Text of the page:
With all of these occurrences in mind, I renewed my prayers that God would reveal sin in my life and whether or not I had opened myself and my family up to Satanic influences.  I wasn't ready to admit it to anyone, but I was beginning to suspect that I didn't just have an uncanny sensitivity for muscle testing but that I had developed actual power that couldn't possibly be explained scientifically.  I began noticing that I seemed to know without muscle testing, whether or not someone was "allergic" to something.  I suspected that this foreknowledge matched up to muscle testing with 100% accuracy but was afraid to test the theory because the ramifications were too frightening.  For the first time I understood how it is that practitioners could "muscle test" people on the phone.  These clairvoyant abilities defied scientific explanation and pointed to the true source of power.  However, I'm ashamed to admit that I liked this sense of power, and struggled with giving it up.  Just as Satan tempted Adam and Eve in the garden with special knowledge, which brings power separate from God, so also Satan tempted me to hold on to the special knowledge and power that muscle testing and NAET brought.  Eventually, however, I confessed my suspicion of "special knowledge" to my husband and told him that I feared muscle testing and NAET were accomplished by spiritual power.

 

I'll never forget the night of my confession.  My husband, Seth devised a way to test the theory of "special knowledge."  First, he named things in the room and simply asked me if he was allergic to them.  As soon as each object was named an immediate and strong sense of the answer came to me.  Perhaps one could compare it with reading a question on a test and immediately knowing, without a doubt, that you know the correct answer.  The sense was so strong that it made me want to laugh at the absurdity of it.  Before we did any muscle testing, my husband recorded my predictions to how he would test for well over 10 things.  When we finished recording my prescient answers, I muscle tested him and found that 100% of the time, my foreknown answers matched the muscle testing results.  It didn't matter how many times or how many different methods we used, I knew the correct answer 100% of the time before testing.  (Keep in mind that Seth is a very strong man.  When I muscle tested him however, and he was "allergic," though he tried to resist, I barely had to exert any effort to press his arm down.)  After all of this testing, Seth calculated the statistical odds of having obtained such accuracy by chance.  It was staggering!  Afterwards, we both just sat, rather stunned.  The odds were impossible for me to have guessed correctly every time.  Our Christian faith has a term for such predictive power:  divination.  And divination, the Bible teaches, is never the result of good forces but always evil.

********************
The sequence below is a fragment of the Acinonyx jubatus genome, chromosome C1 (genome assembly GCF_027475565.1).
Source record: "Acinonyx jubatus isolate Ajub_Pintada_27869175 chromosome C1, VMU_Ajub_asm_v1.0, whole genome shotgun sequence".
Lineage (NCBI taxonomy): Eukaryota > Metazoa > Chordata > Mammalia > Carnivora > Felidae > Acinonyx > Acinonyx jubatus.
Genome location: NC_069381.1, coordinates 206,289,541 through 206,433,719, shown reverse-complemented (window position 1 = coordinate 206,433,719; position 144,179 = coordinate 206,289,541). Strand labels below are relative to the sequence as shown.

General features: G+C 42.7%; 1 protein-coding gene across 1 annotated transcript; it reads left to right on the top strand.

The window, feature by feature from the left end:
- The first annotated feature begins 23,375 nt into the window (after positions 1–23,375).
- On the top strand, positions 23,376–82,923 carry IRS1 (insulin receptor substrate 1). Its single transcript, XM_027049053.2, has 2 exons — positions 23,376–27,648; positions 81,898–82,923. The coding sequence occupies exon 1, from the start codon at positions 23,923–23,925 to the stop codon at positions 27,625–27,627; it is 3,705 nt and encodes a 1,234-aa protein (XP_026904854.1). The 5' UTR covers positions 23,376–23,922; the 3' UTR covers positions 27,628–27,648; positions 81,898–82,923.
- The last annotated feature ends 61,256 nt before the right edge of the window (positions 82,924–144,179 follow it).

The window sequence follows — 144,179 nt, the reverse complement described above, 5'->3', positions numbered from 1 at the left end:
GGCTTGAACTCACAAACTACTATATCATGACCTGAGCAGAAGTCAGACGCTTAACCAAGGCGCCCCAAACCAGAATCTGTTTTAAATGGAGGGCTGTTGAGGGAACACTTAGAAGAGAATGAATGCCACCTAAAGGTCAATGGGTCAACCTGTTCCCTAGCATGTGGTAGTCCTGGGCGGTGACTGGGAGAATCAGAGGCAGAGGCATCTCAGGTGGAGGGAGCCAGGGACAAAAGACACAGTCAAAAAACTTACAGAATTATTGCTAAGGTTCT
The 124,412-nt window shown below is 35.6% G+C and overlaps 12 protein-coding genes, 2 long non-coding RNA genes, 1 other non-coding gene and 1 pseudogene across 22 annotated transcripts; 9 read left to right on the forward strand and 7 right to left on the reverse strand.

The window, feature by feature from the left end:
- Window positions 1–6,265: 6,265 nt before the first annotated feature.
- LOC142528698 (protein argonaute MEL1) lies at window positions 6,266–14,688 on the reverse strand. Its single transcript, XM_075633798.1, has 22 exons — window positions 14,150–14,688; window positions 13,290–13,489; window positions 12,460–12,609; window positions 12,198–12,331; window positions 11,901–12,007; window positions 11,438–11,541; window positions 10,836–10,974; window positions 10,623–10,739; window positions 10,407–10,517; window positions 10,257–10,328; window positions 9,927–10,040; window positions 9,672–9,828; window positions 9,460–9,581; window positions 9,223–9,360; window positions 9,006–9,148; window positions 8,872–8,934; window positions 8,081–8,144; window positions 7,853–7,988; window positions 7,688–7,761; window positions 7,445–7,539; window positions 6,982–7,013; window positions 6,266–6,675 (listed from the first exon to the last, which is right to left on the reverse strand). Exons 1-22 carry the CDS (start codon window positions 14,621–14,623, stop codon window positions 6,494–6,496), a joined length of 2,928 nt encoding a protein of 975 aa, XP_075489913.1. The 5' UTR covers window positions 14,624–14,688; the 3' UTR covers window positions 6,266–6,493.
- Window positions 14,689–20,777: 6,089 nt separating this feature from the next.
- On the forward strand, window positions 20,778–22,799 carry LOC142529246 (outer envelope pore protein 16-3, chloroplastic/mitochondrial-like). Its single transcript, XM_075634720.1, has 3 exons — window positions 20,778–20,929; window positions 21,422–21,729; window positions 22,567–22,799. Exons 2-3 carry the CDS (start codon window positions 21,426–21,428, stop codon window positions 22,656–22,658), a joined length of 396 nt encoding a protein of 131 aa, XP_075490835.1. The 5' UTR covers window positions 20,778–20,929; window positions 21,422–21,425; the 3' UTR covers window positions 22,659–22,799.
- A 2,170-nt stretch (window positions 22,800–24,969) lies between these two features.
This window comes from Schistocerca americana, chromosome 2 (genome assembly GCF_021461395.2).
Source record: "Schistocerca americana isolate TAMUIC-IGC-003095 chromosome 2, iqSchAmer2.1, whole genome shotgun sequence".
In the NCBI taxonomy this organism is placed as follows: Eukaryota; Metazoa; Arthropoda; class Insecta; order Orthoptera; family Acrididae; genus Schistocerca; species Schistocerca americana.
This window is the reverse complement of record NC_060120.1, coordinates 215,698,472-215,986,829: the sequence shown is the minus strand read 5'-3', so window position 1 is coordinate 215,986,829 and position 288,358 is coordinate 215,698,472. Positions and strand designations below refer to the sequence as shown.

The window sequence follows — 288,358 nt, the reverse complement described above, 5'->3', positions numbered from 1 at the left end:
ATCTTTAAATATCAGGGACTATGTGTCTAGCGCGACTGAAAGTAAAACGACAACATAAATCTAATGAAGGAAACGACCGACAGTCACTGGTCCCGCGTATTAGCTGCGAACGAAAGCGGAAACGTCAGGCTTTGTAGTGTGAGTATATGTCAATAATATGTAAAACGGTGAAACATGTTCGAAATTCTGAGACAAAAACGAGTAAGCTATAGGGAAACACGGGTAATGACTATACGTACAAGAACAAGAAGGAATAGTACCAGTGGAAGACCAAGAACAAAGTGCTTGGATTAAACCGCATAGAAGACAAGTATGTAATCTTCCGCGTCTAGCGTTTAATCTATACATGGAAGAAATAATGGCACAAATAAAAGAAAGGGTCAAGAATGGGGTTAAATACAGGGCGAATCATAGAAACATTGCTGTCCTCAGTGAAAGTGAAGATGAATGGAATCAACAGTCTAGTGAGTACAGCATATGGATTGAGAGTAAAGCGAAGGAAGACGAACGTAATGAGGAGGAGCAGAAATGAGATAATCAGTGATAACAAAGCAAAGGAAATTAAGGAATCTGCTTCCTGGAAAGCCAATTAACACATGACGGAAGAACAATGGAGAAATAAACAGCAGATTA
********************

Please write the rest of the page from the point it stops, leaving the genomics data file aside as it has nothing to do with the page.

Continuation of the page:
Blessed deliverance

 

Now please understand; we are not charismatic, and although I can be swayed by emotions, Seth is a, logic, fact-based kind of man.  Although as Christians we knew and believed in spiritual forces, we were not of the This Present Darkness mentality that sees angels and demons behind every act.  Furthermore, we knew that a true believer has the Holy Spirit indwelling them and therefore can't be possessed by demonic powers.  Was it possible though for demonic forces to empower and influence me outwardly? In light of the empirical evidence of spiritual forces at work, we decided to renounce Satan and any influence we had granted him.  We called our son in and explained to him what we believed to be the case.  He indicated some concerns of his own that had him frightened as well.  As the spiritual head of our home, Seth prayed for God's protection, and then in the name of Jesus verbally instructed any demonic forces present that they must get out of our home.  When he did so, an indescribable and overwhelming presence of fear and evil encompassed me so great that I could hardly breathe, and I cried out.  Seth again renounced any influence that Satan had on me and as he did so the fear and physical distress lessened.

 

Finally, after ridding our house of every last bit of NAET and muscle testing literature and paraphernalia, peace enveloped us all.  I was afraid to try muscle testing again, but the next day I had to know if perhaps our conclusions about Satan's involvement had been wrong.  If my ability was only based in science or if it was the result of God's, not Satan's power, then I should still be able to muscle test as before.  So, I tried muscle testing one final time, and had absolutely no ability, nor did I have any sort of sense of "special knowledge."  The temptation, however, for me to rescue the NAET stuff from the trashcan by the street remained powerful until Seth completely disposed of it all.